---|---|---|

Nominal with two categories (dichotomous) | Chi-square | Requires at least five observations in each cell |

Fisher's exact test | Robust with few requirements | |

Nominal with more than two categories | Chi-square | Requires at least five observations in each cell |

Ordinal (has an order but not equidistant scale steps) | Mann-Whitney's test = Wilcoxon two unpaired test = Rank sum test | Very common test |

Fisher's permutation test | ||

Cochran–Mantel–Haenszel (CMH) test | ||

Interval or ratio scale not fulfilling requirements for parametric testing (often due to skewed observations) | Mann-Whitney's test = Wilcoxon two unpaired test = Rank sum test | Very common test |

Fisher's permutation test | ||

Cochran–Mantel–Haenszel (CMH) test | ||

Z-test | ||

Interval or ratio scale fulfilling requirements for parametric testing (such as being normally distributed) | Student's t-test - two sample unpaired test | Very common test. Only for two independent groups. |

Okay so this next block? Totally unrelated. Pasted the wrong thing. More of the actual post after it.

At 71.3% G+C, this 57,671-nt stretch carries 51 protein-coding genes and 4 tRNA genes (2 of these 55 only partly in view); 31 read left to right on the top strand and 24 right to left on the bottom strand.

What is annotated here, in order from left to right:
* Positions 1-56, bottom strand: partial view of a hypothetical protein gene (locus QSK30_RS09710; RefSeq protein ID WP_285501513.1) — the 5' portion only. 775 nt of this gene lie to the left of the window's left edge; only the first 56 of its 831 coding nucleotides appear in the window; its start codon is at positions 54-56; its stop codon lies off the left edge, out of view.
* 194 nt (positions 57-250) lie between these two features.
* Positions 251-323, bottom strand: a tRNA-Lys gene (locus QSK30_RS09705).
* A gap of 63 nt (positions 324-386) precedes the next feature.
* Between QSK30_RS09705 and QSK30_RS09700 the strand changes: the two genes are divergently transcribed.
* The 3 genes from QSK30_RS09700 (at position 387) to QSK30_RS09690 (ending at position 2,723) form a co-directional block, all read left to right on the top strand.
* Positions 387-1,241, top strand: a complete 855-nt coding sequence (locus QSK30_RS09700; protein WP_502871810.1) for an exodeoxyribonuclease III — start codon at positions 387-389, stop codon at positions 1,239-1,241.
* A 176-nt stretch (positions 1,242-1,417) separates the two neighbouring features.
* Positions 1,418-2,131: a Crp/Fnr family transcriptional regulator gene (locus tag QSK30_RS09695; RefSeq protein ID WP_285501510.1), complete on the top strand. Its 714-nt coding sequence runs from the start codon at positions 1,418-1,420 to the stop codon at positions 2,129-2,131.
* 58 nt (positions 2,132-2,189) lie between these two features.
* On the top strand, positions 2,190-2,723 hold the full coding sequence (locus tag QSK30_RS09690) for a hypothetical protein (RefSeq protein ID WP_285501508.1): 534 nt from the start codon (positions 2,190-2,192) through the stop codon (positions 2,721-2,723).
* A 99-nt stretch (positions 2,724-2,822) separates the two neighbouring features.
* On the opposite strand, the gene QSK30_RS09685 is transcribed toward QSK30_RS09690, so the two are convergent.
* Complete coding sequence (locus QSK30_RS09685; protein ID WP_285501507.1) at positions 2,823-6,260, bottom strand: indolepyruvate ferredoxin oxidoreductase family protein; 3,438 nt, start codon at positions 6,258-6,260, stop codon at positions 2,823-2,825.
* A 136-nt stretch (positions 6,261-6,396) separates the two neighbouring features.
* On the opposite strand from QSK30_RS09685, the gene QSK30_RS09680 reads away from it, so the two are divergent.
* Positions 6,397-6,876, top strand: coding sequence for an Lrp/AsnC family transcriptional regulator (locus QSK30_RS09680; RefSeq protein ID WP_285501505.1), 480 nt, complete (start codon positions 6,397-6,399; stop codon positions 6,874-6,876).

One way analysis of variance | Can be used if there are more than two independent groups in a one factor design. Will give the same result as t-test if there are only two groups. | |

Cohen's d | ||

Z-test | ||

Time to an event (this is a special case of Interval or ratio scale) | Log rank test = Mantel–Cox test = time-stratified Cochran–Mantel–Haenszel test | Can include more than two groups. Cox proportional hazards regression is the preferred method if there is a need to adjust for confounding variables. |

Kaplan-Meyer curves | This is a graphical representation |

Scale of measure | Suitable statistical test | Comment |
---|---|---|

Nominal with two categories (dichotomous) | McNemars test | |

Nominal with more than two categories | ||

Ordinal (has an order but not equidistant scale steps) | Signs test | |

(McNemars test) | Signs test is better but McNemars test will work and give a very similar result. | |